It is time to clean up the way we use words in our community. Often times we may be in agreement with one another, but because we use different words it lends itself to confusion.
A perfect example happened recently with my good friend Craig Douglas. As I watched one of his videos I noticed he was describing something we see often, that we work to remedy in our classes. His discussion had to do with drawing and holstering in tight or confined spaces when muzzle discipline is challenging. While I completely understood the message he was sending, the wording he used made me think. The ensuing brainstorm session resulted in an hour long discussion that was awesome. One of the many points we agreed on was the importance of words.
We have been doing so many Concealed Carry Tactics classes over the last couple of years it has affirmed some issues regarding holster position. In the concealed carry community we fail to adequately define holster positions. For instance, a common mistake is in reference to strong side. We define strong side as being on our strong side hip. Where the ejection port lines up at 3:00, there’s a little fudging so between 2:30-3:30 being acceptable due to body composition and girth. However, strong side is NOT behind the hip and here is where I needed to clean up my language.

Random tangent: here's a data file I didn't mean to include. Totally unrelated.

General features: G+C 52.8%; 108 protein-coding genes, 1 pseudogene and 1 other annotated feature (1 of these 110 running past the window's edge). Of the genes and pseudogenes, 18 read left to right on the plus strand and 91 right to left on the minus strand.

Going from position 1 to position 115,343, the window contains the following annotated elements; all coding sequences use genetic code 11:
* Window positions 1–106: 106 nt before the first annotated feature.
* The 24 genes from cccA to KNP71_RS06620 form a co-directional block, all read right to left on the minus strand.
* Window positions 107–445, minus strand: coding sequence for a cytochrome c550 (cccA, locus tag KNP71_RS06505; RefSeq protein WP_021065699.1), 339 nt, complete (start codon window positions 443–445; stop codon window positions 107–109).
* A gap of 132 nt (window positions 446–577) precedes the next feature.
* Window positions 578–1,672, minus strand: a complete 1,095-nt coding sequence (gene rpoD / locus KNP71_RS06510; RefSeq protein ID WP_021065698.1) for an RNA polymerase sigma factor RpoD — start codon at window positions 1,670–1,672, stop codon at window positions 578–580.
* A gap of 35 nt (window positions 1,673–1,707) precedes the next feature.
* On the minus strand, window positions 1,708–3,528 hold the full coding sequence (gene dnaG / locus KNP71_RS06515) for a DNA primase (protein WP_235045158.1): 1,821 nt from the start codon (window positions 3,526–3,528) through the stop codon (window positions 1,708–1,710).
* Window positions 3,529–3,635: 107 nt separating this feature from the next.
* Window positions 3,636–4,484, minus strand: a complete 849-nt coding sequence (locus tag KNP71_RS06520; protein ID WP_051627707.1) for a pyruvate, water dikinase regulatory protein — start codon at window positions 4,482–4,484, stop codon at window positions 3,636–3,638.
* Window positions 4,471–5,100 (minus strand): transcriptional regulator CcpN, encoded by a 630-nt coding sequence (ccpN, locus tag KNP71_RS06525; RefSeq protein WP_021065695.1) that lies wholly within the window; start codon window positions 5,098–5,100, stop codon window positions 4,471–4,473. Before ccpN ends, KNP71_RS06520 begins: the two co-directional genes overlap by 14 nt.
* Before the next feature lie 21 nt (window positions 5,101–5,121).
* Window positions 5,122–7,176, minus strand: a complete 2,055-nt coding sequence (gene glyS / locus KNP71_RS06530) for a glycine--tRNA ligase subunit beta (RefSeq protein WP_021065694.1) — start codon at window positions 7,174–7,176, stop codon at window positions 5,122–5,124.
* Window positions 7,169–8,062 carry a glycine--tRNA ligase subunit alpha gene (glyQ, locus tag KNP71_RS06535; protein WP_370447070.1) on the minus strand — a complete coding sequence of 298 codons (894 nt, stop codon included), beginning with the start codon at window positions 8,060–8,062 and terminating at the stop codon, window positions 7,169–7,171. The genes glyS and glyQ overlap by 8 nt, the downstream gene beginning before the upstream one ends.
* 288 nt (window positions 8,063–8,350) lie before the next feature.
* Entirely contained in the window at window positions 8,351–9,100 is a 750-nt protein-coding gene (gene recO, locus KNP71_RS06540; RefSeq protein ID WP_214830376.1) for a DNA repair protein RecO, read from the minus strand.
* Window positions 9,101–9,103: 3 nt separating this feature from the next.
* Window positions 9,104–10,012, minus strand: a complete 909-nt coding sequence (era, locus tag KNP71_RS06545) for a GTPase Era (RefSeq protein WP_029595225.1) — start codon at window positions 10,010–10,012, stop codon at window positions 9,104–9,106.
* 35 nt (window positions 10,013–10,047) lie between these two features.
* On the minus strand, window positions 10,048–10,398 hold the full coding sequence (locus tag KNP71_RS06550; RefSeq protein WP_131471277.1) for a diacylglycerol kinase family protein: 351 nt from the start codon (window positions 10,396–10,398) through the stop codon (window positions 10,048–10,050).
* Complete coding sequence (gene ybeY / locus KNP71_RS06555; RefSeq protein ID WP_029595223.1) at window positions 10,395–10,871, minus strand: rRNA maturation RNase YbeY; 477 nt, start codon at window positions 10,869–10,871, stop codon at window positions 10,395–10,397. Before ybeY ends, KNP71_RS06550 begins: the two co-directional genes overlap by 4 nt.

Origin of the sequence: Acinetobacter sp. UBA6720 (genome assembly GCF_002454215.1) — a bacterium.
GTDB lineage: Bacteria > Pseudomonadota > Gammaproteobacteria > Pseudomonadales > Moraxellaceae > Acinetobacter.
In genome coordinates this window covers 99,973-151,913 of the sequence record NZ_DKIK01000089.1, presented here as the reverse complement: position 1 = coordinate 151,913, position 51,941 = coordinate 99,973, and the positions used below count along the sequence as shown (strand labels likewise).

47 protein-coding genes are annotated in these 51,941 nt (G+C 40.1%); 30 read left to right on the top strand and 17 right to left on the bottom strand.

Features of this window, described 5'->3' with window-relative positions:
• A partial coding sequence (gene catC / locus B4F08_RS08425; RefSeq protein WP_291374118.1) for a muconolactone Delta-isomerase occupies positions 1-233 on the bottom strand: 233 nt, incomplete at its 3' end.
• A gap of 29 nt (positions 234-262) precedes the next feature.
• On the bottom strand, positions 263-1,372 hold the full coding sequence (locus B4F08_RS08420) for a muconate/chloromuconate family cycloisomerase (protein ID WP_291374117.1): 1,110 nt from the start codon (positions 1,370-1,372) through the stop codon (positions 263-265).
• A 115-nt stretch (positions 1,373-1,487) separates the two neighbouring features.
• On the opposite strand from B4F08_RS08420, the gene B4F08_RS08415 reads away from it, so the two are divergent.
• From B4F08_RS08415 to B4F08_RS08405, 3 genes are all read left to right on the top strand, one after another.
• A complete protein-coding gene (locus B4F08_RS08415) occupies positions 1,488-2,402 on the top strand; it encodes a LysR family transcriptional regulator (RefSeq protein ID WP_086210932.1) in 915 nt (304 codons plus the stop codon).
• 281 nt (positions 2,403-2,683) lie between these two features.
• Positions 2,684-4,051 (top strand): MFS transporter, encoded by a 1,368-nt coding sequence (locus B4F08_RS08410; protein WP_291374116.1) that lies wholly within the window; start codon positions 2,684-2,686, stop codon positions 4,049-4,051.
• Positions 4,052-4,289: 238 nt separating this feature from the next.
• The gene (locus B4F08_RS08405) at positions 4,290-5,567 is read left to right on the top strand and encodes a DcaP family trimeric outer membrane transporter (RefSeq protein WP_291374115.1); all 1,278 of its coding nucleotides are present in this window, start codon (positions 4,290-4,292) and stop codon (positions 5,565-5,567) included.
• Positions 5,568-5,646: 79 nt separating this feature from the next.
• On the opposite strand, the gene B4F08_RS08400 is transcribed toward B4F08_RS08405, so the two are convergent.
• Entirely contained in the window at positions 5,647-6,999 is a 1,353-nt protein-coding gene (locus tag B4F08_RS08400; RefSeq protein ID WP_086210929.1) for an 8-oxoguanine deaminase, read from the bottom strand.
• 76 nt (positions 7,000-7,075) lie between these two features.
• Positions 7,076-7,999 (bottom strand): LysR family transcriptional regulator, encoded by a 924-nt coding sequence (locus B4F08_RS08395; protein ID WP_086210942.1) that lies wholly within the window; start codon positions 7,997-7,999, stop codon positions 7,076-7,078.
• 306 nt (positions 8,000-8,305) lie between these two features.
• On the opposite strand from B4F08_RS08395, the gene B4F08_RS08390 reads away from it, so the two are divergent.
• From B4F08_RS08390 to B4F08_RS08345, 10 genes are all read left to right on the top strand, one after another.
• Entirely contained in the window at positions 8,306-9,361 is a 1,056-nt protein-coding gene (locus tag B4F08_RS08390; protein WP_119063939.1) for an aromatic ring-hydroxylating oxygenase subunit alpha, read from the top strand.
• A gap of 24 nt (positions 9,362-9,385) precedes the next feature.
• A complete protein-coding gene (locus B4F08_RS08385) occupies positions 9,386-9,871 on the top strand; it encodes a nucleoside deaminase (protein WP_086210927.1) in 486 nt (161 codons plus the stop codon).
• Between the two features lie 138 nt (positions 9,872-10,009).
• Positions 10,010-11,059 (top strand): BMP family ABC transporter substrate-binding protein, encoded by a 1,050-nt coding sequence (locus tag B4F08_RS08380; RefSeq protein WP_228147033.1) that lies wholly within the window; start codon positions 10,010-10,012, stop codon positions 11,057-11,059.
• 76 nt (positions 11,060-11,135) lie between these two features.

Behind the hip
We teach four main holster positions around the waistline. You have cross-draw, appendix, strong side and then small of the back. I believe referring to anything behind the hip as small of the back as lead to more confusion. In our conversation I realized the need to clean up my wording. I needed to better describe the positions and help eliminate confusion. If you move the holster behind the hip, past the 3:30 position then it is no longer called “small of the back”, it is referenced “behind the hip”. It may seem subtle and obvious, but it is absolutely necessary.
The simple solution
The holster position Craig was referencing in the video was technically not on his strong side hip. By describing the position as strong side hip it can be confusing. We were saying the same thing, promoting the same awareness and helping people to see and correct mistakes. I was contributing to the confusion by not defining the holster location when it was not on the strong side hip. The solution was an easy one, while you may carry small of the back, if the holster position is not on the strong side hip, it is now referenced as behind the hip.
Task and purpose
Behind the hip is not a bad position, it has it’s place. We don’t allow it in our classes for one simple reason. The inability to watch the muzzle into the holster. This is a critical step in holstering, you must visually clear the holster of any obstructions or debris to protect the trigger. Typically a student will perform the visual clear in the beginning, but over time they stop. They stop because rotating the body so they can see the holster’s mouth becomes laborious. This small change in wording will greatly improve our ability to communicate among ourselves.
Now here is another important take away. The dialogue we must have as instructors, as leaders in the industry. I’m fortunate to call Craig and several other peers friends and the knowledge sharing atmosphere is unique and rewarding. In the end we are educators, our goal is education and it starts with our non-stop learning example.